With the buri, we needed some drinks. You know why I attached my eye to this place, right? It's the nihonshu, as usual. Here's the menu.

More properly, here's the list of kura. I can't remember what I tried to order, but since we had ordered the buri, the master said "That doesn't go with buri." Strangely, I was unfazed by this and told him we were Up for Whatever. Whatever turned out to be a nice, fruity Sougen. There were at least three Sougens in the fridge, and likewise a couple options from each of the other excellent kura listed there.
It's a relationship thing. It must be, and the big-format bottle is another indicator. I would love to tell you what this bottle is called, but it's 9 liters, half a tobin, and I have no idea. Okuharima is a decent brewer too.

What did we drink? I'm pretty sure the brewers that we drank something from included Sougen, Yorokobi Gaijin, Kaze no Mori, Juji Asahi, Furousen, and the one all the way on the left that's called Chou-something. By that point I was having waaaaay too much fun to quibble over niceties like breweries and rice milling percentages. Being Up for Whatever does that to you.
You're just supposed to get food that goes with the sake, it's that kind of place. And we were set to drink the Gaijin and the Furousen, both hot, and master recommended a stuffed cabbage. The thing was, I liked it a lot! Perhaps you should see also the point about having too much fun to quibble. Watching the regulars fight with mama over whether or not to cut it for us, and into how many pieces, was also a special treat.
There was a lot of wreckage. You have to order food to go with the drinks, or vice versa, but the sake comes right away, and the food takes forever, and then the order is off and you need another sake, and the level of enjoyment down the counter just keeps going up.

Did I say counter? There are only 10 seats at one counter, and it's hard to squeeze behind your new friends to get to the bathroom. It keeps things collegial. You need to be up for whatever.
Oh, fried food. Everyone else was eating something fried by the time we got there, and once we caught up in the order, mama made us some croquettes and salad. It's the thing to do here, especially when you're going to drink more hot sake.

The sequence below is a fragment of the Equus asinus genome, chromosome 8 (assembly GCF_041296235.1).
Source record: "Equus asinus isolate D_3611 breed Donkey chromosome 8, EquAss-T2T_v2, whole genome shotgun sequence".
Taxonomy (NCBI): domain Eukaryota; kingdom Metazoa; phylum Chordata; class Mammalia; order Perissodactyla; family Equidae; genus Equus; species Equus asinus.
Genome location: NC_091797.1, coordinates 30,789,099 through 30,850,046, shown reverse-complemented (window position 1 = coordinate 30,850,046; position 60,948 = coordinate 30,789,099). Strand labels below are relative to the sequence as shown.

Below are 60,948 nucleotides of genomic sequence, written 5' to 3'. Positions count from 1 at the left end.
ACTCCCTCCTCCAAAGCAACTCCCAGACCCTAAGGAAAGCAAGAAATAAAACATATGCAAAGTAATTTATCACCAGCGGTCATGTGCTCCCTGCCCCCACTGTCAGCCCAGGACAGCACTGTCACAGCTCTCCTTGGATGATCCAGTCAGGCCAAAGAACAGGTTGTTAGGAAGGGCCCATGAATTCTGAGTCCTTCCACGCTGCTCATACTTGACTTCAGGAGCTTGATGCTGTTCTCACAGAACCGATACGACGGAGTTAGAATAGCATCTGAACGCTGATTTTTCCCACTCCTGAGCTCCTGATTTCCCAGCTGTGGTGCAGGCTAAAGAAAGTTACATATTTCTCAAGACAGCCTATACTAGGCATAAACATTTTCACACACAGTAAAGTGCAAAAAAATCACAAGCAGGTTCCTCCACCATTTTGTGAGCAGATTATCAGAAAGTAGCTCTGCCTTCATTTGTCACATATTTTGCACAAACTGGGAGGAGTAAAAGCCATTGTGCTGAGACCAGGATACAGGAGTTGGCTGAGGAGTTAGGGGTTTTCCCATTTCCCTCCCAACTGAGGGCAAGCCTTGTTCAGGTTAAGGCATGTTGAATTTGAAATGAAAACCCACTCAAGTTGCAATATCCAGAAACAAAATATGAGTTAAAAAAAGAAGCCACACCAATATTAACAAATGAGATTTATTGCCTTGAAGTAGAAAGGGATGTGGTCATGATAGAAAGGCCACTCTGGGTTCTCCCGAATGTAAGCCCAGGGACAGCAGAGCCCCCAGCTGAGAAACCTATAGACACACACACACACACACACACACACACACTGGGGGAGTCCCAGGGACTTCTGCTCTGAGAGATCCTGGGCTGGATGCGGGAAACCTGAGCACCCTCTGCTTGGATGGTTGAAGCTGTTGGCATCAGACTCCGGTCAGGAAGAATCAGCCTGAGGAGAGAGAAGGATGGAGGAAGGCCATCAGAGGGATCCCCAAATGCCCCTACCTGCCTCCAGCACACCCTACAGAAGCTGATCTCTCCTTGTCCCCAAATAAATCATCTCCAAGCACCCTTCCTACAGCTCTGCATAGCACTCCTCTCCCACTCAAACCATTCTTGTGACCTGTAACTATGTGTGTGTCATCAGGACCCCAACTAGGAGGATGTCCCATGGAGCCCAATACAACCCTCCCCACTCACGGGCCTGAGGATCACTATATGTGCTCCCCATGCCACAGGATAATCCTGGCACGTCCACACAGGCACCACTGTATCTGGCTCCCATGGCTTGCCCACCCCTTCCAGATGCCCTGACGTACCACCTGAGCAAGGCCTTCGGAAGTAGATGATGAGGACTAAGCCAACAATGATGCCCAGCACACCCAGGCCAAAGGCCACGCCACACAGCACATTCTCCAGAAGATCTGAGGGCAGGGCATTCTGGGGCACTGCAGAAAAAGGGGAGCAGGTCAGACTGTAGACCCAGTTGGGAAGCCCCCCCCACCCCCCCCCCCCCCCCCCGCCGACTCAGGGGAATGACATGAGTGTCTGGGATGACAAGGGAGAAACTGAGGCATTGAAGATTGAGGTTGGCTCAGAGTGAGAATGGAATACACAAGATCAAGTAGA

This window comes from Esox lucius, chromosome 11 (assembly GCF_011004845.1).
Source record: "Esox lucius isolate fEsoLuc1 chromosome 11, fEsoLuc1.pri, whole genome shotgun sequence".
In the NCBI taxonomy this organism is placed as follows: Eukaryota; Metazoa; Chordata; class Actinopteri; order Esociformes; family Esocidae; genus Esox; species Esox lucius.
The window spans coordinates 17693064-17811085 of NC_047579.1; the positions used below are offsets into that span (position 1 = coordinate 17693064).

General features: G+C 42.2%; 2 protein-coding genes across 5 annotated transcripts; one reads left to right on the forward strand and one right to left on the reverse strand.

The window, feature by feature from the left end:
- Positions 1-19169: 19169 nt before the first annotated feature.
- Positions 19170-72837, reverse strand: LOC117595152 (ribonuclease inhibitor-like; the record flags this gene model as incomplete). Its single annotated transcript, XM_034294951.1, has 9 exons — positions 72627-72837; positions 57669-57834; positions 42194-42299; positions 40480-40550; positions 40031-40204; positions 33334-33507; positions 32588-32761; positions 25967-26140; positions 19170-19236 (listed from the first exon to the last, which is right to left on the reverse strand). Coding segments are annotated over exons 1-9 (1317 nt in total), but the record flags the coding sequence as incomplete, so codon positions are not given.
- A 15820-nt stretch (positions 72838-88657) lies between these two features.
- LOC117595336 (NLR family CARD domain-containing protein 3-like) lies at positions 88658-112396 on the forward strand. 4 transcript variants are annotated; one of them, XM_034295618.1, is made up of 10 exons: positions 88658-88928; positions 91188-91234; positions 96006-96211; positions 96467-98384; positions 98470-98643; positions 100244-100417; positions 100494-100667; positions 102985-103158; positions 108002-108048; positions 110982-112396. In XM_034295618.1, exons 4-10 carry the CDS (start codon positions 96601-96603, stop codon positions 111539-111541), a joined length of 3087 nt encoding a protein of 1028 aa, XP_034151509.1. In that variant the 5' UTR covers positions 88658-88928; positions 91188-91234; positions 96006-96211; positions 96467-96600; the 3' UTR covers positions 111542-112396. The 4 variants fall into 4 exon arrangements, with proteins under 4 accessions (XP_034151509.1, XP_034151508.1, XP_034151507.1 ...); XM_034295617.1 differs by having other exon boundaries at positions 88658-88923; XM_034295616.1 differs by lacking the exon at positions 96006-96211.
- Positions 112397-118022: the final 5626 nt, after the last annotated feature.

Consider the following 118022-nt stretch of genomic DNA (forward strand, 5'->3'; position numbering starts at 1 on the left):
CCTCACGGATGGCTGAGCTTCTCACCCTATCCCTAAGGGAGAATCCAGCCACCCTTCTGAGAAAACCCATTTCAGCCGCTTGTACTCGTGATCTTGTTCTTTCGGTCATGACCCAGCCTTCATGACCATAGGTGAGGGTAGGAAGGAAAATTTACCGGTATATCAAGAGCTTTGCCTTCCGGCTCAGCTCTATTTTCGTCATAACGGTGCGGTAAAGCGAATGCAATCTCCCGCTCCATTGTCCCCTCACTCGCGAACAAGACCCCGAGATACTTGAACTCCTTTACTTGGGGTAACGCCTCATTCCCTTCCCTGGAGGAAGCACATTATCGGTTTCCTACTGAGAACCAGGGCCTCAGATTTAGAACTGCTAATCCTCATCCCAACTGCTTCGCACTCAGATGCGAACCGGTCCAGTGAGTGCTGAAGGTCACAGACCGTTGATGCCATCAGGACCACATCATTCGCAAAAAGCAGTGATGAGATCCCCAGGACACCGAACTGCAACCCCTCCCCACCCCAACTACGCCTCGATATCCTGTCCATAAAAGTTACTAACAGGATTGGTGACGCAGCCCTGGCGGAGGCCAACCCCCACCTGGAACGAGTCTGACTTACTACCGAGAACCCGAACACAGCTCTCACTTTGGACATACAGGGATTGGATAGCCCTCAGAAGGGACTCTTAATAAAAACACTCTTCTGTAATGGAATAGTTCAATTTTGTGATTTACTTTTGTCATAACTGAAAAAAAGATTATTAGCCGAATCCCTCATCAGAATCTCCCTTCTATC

I can't for the life of me remember what was in these spring rolls. I want to say it was fungus and seafood, but that's the spring rolls I had on Tuesday night, and this is Thursday. Who cares? This was well past the point of being an evening to remember, and nothing as little as a spring roll could influence that. For the first time in a long time, I was looking at the clock and wondering if we could squeeze in another 30 minutes without missing the last train. Eventually everyone had the same idea ''Oh shit" and we all left at the same time.
It was close, I'll tell you that, because we had to walk down to Baba, and there are some terrific ramen places along Waseda Dori, and then that building under the tracks has a branch of Fuu Ryu as well as Takatora, and I didn't want to go home anyway but missing the train would be really really bad this time. I got the second-last train out of Shinjuku, a bit after midnight, and passed out until magically waking up 30 seconds before missing my station.

I'm always taking pictures of those bums that pass out on the train.

Shimomiya, Higashi Nakano (しもみや 東中野)

It's been a while since I've seen this, and maybe you too. JR platforms can get completely jammed, especially when it's the combined Yamanote-Sobu platform at Shinjuku. I was bound for the metropolitan hotspot of Higashi Nakano.

[I jest, but Higashi Nakano also houses Tokyo's single best sake bar, so it's not exactly a joke.]
I was also bound for a date with a big Bird, and I was girding my liver against ill effects. I'm not sure if it was the miraculous power of junmai nihonshu or this bottle of Hepalize Hyper, but I slept for 5 hours and woke up perfectly happy, and with the way this evening went, that's a major miracle.
In Tokyo, running a restaurant for a long time can also qualify as a miracle. The places that have been open for a long time have been open forever, with families owning the land and doing the labor. So it's pretty impressive that Shimomiya has been doing this since 1978, if my reading of their card and calculations concerning Showa years are correct.